Answer 5: No. Foreign students attending school in New York State on student visas and students studying abroad whose legal residence is not NYS, but rather their foreign country, are not considered New York State residents for purposes of establishing covered lives obligations. It should be noted that this situation applies only to covered lives payments and not to the regional GME percentage surcharge. If the foreign insurer providing coverage to the student is a non-elector, a regional GME surcharge percentage will be applicable to inpatient hospital claims, when billed if they are a specified third party payor pursuant to PHL 2807-s(1-a).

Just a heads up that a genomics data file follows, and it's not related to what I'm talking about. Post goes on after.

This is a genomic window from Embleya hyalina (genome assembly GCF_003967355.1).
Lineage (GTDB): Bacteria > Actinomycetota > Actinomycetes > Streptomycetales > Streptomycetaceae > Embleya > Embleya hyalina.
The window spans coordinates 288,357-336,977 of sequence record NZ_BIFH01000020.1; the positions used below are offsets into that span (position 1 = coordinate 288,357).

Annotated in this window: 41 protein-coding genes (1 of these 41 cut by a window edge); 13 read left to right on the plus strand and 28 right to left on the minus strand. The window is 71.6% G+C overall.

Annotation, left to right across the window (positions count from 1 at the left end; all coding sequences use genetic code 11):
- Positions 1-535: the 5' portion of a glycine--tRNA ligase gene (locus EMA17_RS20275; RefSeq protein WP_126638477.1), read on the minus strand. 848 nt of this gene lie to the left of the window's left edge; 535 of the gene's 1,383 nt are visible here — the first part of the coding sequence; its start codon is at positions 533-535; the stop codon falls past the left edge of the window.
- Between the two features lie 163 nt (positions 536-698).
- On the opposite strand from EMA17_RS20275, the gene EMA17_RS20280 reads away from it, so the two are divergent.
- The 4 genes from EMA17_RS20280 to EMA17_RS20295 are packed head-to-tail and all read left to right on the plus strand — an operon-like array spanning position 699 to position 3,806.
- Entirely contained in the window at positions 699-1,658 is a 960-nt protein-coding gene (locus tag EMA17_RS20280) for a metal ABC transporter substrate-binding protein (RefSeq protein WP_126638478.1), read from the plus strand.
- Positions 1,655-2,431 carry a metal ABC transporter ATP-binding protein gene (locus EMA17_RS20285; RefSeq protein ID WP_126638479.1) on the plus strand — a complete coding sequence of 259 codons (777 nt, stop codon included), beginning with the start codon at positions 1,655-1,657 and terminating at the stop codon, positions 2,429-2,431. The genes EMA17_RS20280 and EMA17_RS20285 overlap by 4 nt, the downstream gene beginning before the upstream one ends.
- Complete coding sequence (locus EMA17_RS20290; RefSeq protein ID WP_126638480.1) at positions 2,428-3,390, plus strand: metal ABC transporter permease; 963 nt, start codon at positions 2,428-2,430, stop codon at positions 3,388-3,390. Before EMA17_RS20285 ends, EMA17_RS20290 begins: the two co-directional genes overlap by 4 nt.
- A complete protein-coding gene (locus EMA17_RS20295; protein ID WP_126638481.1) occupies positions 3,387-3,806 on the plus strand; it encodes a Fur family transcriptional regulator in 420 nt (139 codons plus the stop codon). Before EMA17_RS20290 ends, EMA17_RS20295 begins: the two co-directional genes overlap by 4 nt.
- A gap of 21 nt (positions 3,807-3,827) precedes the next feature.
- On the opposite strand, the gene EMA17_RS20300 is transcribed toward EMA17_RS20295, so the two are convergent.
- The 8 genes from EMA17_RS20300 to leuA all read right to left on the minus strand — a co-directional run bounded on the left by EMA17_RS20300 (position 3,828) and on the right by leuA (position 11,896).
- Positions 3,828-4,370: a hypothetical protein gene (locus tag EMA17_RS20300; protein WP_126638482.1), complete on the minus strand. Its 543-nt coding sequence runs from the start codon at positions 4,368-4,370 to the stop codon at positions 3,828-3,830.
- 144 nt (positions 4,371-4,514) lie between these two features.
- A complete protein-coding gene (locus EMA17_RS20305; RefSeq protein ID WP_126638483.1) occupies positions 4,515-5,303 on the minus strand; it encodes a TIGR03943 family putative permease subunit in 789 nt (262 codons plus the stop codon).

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Question 6: How does the HCRA apply to accident-only policies (e.g., some little league, travel and homeowners policies)?

Answer 6: Accident-only policies that provide inpatient coverage on an expense incurred basis are NOT required to participate in the Professional Education Pool established by HCRA. This exemption applies to both the covered lives assessment (if an elector) and the regional GME percentage surcharge on inpatient claims (if a non-elector).

This exemption does NOT apply to HCRA surcharges on claims for the Indigent Care and Health Care Initiatives Pool. These policies are subject to the HCRA surcharge at rates based on the payor's election status. Further, this exemption applies to accident-only policies; it does not apply to policies that provide health coverage for sickness, illness, and disease related medical claims.